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  • The National Health Fund (NHF) has acted to ensure that there is normality in the supply of intravenous (IV) fluid in the public health sector.
  • Chief Executive Officer (CEO) of the NHF, Everton Anderson, said a shipment of 120,000 units of IV fluid will arrive in the island this week.
  • Mr. Anderson also expressed thanks to several agencies, including Food For The Poor, which assisted in bringing in supplies of IV fluid to ease the shortage.

The National Health Fund (NHF) has acted to ensure that there is normality in the supply of intravenous (IV) fluid in the public health sector.

Chief Executive Officer (CEO) of the NHF, Everton Anderson, said a shipment of 120,000 units of IV fluid will arrive in the island this week, which should normalise the situation in the sector.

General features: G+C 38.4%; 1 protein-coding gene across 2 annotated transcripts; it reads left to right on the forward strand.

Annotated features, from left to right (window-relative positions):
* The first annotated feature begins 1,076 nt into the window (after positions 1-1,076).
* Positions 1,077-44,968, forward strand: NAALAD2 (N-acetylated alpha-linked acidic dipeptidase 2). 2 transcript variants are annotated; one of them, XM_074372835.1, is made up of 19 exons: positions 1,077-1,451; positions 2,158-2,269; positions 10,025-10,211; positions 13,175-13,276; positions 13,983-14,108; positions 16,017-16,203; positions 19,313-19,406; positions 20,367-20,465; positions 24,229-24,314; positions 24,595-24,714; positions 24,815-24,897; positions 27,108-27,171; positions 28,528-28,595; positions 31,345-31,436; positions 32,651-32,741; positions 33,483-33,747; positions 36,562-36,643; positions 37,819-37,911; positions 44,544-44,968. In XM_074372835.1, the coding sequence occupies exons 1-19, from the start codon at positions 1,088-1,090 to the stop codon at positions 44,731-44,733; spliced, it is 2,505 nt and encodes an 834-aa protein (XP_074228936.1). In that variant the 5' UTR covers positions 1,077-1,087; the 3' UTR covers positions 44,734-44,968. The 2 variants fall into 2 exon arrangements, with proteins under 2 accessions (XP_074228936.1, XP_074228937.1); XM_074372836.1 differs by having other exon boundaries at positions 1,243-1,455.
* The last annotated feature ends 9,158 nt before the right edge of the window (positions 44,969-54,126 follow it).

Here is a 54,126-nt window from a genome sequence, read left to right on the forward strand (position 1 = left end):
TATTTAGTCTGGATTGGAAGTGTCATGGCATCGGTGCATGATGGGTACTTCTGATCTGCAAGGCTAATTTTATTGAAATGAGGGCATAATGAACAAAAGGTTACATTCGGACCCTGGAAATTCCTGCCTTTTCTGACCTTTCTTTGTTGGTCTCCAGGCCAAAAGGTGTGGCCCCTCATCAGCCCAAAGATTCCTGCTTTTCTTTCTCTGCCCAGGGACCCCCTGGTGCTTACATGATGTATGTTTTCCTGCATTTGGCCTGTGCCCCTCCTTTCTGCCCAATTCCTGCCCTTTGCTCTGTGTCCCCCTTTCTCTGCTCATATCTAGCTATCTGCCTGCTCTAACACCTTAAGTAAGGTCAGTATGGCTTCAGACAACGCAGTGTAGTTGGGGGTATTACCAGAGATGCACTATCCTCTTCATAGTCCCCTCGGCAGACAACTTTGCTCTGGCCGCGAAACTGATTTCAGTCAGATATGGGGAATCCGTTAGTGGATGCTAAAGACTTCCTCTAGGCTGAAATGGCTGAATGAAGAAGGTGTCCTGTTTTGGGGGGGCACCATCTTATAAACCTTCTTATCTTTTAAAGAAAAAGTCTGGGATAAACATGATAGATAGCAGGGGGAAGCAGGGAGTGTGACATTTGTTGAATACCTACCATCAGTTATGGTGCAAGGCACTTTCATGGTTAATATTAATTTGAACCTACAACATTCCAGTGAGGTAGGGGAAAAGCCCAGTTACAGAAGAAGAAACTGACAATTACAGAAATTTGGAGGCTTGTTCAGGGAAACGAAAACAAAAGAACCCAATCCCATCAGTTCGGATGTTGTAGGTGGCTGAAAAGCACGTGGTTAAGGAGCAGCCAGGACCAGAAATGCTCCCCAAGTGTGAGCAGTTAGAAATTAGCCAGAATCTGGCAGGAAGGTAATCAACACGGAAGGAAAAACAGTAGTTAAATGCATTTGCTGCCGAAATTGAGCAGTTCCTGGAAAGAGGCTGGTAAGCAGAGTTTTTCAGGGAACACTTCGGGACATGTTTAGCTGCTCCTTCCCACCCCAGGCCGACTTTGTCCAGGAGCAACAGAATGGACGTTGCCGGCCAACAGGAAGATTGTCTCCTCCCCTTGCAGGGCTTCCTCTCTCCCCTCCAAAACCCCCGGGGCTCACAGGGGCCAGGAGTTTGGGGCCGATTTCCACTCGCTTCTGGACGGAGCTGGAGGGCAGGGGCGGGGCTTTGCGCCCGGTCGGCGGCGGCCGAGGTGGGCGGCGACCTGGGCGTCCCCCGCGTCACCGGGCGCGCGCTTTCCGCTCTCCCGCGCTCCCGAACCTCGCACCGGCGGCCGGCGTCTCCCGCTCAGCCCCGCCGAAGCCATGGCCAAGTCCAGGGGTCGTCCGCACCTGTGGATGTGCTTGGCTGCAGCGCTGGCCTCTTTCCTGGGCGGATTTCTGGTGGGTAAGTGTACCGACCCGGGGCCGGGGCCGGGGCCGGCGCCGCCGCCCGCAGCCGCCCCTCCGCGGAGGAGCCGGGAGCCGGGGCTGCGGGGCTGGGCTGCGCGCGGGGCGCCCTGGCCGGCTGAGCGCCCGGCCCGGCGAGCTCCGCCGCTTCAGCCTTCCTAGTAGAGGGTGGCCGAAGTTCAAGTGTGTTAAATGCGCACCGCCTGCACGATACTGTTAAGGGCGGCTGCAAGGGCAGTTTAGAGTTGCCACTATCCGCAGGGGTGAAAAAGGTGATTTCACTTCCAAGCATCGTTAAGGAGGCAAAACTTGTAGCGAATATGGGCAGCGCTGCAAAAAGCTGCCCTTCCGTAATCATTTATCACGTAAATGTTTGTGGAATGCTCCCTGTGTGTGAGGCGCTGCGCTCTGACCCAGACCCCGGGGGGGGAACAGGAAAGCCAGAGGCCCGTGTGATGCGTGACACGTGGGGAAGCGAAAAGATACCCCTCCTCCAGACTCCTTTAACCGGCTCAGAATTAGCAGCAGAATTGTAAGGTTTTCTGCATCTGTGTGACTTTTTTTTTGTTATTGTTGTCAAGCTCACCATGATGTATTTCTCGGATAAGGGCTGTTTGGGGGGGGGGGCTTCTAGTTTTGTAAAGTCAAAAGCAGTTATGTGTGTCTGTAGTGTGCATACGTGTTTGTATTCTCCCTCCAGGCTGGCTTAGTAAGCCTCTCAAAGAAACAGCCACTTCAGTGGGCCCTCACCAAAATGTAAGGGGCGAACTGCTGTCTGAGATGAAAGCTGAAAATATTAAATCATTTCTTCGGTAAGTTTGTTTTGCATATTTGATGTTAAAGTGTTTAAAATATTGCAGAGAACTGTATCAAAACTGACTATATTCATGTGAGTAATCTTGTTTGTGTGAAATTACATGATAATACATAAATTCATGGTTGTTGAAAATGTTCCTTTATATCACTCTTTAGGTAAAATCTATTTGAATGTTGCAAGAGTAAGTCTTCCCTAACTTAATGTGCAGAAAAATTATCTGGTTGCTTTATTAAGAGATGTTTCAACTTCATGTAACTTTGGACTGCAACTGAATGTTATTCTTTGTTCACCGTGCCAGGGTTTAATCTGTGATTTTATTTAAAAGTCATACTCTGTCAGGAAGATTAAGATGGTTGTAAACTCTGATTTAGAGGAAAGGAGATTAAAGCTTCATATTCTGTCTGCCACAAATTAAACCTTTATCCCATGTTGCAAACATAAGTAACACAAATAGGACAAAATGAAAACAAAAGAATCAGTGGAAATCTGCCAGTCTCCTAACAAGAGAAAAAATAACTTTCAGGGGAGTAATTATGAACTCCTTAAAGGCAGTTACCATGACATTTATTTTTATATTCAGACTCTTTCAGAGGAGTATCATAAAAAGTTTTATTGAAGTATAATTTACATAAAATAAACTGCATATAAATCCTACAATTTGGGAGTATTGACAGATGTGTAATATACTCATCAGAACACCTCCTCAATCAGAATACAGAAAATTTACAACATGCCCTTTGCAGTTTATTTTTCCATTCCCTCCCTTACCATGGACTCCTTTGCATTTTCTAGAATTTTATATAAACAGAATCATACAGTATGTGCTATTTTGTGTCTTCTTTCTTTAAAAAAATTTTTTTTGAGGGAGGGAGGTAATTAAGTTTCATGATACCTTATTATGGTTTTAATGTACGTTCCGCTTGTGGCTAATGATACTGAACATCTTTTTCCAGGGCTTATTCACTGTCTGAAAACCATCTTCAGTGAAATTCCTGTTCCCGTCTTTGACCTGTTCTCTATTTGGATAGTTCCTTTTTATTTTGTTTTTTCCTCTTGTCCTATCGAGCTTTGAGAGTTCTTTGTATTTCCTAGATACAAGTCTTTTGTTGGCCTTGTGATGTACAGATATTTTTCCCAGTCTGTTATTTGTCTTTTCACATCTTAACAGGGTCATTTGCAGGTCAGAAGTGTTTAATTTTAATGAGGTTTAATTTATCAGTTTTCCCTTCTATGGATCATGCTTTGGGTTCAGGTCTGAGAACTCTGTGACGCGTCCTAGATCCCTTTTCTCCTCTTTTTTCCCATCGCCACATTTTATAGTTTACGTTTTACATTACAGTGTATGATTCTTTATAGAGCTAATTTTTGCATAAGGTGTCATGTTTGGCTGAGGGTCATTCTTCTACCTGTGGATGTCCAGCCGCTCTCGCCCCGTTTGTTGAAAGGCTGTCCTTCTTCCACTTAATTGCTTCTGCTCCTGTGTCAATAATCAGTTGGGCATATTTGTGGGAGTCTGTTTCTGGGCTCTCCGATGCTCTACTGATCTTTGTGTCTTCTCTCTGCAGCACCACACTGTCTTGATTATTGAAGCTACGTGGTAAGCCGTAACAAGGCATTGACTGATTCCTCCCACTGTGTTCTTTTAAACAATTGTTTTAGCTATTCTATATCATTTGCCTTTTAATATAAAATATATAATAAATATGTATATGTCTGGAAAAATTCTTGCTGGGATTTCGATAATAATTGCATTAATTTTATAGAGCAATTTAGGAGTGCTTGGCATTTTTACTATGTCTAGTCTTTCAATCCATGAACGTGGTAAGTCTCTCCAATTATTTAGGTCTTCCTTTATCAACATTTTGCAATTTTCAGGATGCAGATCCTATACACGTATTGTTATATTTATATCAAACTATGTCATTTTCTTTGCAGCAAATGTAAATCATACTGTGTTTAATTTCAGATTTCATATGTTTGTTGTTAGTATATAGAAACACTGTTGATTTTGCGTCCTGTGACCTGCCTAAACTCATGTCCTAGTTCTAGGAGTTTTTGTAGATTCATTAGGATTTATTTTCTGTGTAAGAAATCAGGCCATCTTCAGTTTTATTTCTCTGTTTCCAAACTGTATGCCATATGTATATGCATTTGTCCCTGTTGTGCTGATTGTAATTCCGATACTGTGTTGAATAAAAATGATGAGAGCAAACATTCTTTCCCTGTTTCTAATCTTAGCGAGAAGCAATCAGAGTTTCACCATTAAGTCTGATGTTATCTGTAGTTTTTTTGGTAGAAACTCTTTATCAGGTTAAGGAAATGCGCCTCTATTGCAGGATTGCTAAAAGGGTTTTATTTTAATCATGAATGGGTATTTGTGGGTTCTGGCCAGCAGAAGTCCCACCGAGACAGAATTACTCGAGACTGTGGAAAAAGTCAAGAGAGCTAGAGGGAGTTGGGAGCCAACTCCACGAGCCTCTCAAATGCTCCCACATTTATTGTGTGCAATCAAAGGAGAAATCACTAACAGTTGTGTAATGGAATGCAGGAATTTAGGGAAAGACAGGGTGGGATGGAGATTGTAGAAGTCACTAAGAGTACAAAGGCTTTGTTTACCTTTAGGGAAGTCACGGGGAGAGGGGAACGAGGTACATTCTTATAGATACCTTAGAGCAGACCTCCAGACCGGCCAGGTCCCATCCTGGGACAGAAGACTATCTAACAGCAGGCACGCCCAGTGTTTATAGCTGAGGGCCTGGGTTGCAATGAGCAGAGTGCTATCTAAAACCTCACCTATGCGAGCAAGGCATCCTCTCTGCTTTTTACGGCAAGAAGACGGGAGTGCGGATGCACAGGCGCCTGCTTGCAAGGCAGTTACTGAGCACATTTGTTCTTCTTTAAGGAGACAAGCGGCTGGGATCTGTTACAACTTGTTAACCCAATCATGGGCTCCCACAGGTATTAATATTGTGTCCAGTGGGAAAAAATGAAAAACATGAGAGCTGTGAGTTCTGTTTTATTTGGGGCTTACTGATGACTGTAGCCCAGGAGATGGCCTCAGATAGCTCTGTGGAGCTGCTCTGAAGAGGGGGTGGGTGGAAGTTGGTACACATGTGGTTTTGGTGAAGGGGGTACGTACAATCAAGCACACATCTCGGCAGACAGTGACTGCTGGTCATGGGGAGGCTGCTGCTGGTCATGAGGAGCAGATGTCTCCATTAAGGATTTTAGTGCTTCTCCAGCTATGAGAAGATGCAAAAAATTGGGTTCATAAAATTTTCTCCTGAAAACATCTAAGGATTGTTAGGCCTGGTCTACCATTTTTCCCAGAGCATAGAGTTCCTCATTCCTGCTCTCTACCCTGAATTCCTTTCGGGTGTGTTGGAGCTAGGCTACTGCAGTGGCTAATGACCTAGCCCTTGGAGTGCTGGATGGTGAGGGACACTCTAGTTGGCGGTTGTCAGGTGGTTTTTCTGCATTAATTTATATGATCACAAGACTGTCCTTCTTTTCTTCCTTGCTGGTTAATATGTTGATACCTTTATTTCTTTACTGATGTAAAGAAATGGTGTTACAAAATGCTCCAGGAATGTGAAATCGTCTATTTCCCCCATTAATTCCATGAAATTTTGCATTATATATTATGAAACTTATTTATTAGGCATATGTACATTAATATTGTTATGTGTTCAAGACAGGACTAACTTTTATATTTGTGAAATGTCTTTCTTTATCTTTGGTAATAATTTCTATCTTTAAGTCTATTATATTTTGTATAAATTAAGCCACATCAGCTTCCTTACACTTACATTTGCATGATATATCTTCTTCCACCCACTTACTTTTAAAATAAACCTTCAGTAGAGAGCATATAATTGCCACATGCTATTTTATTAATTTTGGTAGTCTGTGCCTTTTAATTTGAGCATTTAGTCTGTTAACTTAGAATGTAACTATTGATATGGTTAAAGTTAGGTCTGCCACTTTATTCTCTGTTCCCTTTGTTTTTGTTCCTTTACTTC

Speaking at the St. Ann’s Bay Hospital in St. Ann on June 27, Mr. Anderson said the national demand for IV fluid is approximately 70,000 bags per month, “but ours fell to about 30,000 because of the global situation.”

“However, we were able to manage the system efficiently. We even brought in supplies by air to ensure that Jamaica was never compromised,” he added.

Mr. Anderson also expressed thanks to several agencies, including Food For The Poor, which assisted in bringing in supplies of IV fluid to ease the shortage.

Intravenous fluids are critical to saving lives during an emergency as they are used for moderate to severe cases of dehydration, and may be used in a case where an individual has a very high sugar level.

The fluid is also used in surgeries and is administered during invasive procedures such as washing of the stomach. The normal saline is also reportedly used with ventolin to nebulise patients with asthmatic conditions.